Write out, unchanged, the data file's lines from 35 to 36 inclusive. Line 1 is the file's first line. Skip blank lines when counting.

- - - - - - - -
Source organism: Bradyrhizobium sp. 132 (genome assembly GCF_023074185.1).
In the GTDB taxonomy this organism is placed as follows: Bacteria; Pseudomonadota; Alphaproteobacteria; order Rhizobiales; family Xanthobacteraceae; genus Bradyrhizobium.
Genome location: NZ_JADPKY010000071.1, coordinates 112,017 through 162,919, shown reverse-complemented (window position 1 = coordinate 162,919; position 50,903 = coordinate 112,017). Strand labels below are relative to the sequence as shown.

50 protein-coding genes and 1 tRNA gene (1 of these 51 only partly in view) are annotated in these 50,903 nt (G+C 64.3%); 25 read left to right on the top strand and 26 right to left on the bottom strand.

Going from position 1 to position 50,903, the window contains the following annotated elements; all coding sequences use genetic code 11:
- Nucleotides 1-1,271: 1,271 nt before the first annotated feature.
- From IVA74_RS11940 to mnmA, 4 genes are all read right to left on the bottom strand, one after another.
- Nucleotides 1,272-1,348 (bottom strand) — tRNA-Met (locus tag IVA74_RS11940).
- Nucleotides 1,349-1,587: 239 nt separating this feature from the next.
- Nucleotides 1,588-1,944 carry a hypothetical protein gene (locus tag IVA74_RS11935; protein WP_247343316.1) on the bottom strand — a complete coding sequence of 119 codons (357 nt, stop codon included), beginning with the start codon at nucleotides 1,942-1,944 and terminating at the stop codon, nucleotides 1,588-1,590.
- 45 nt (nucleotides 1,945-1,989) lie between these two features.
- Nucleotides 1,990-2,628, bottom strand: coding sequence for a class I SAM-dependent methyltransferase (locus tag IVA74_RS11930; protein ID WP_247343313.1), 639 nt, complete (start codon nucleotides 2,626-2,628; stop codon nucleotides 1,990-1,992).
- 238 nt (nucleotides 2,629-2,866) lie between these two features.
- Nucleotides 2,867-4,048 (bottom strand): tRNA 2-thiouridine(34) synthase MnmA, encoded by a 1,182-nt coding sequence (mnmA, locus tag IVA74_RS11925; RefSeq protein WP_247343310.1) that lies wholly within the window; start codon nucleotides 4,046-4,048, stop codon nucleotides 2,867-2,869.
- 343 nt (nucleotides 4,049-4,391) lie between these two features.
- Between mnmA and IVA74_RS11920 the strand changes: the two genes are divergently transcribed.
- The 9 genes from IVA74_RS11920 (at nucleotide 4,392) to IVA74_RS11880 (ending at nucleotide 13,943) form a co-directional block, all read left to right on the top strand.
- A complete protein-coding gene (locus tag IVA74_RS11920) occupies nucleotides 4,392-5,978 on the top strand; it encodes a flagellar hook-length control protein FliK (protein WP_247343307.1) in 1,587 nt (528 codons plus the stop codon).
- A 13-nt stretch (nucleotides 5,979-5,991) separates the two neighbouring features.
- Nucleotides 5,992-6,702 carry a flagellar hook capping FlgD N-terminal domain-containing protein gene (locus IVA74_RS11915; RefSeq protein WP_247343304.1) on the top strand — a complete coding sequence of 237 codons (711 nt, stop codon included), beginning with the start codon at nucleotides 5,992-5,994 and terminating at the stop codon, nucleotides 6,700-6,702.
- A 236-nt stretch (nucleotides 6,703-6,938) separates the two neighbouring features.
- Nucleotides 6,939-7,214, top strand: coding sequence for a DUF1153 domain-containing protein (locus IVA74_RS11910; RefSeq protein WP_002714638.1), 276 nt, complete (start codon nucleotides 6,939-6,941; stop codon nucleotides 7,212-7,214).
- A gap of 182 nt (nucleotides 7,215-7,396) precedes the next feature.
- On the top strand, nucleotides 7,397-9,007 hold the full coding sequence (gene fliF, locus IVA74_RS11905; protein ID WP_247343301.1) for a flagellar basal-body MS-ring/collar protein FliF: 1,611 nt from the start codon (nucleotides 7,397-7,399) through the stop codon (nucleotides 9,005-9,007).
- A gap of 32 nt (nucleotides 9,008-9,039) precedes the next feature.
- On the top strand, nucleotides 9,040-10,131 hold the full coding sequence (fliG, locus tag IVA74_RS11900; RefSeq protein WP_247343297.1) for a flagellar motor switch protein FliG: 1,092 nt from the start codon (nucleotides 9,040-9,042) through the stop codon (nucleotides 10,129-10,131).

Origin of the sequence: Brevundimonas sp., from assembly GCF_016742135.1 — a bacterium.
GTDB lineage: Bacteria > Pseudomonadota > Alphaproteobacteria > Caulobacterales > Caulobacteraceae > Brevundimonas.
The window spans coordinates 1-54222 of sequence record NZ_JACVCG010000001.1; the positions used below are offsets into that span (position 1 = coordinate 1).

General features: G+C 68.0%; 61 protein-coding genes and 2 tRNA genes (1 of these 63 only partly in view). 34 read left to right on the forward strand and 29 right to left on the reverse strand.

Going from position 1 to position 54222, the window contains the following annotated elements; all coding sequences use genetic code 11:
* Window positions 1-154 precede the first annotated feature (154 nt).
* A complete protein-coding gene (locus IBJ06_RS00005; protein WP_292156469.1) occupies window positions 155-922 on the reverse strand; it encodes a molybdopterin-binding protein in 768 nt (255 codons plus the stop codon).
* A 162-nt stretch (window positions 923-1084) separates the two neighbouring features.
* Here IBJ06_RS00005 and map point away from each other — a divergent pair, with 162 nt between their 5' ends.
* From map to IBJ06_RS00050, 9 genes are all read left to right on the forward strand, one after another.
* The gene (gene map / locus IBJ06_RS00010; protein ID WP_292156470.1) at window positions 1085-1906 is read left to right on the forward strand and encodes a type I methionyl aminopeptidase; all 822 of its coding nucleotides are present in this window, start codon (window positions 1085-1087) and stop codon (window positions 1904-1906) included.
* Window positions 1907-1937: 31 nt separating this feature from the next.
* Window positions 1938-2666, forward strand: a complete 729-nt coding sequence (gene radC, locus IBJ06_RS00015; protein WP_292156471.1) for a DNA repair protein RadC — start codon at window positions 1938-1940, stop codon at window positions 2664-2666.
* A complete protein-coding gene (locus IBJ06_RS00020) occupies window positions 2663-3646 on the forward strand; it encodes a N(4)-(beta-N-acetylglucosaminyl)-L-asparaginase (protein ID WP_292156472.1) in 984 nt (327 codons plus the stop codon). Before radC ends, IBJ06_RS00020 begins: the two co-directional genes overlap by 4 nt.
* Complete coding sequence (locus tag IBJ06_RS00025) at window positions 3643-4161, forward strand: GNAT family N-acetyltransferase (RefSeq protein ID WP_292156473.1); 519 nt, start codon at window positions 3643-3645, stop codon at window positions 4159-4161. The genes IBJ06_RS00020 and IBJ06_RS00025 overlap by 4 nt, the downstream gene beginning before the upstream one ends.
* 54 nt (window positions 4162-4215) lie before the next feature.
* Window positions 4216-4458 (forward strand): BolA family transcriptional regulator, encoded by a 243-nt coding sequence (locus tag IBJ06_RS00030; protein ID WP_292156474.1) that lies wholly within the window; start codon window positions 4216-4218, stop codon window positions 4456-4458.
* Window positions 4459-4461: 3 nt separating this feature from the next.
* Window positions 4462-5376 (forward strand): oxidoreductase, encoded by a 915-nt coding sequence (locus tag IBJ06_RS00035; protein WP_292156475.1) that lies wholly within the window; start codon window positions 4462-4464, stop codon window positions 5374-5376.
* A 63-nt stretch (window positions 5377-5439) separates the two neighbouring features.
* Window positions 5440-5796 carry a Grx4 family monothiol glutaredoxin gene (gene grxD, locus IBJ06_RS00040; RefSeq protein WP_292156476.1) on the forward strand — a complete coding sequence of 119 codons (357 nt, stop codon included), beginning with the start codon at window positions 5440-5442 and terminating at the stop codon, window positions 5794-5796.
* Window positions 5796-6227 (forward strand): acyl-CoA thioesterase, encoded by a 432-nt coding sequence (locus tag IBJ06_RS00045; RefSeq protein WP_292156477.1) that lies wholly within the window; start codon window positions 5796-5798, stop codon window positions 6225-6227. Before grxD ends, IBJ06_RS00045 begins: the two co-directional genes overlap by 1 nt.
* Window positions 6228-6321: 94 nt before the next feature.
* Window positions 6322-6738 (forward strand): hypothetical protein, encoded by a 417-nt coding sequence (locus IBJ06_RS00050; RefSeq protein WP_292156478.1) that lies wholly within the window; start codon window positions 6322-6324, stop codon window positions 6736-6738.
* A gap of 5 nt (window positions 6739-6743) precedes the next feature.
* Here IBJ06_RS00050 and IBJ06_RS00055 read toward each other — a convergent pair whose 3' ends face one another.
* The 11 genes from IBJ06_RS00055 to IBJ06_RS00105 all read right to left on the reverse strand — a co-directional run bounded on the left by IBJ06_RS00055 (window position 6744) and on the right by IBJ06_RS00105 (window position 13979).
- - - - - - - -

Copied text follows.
* Here IBJ06_RS00005 and map point away from each other — a divergent pair, with 162 nt between their 5' ends.
* From map to IBJ06_RS00050, 9 genes are all read left to right on the forward strand, one after another.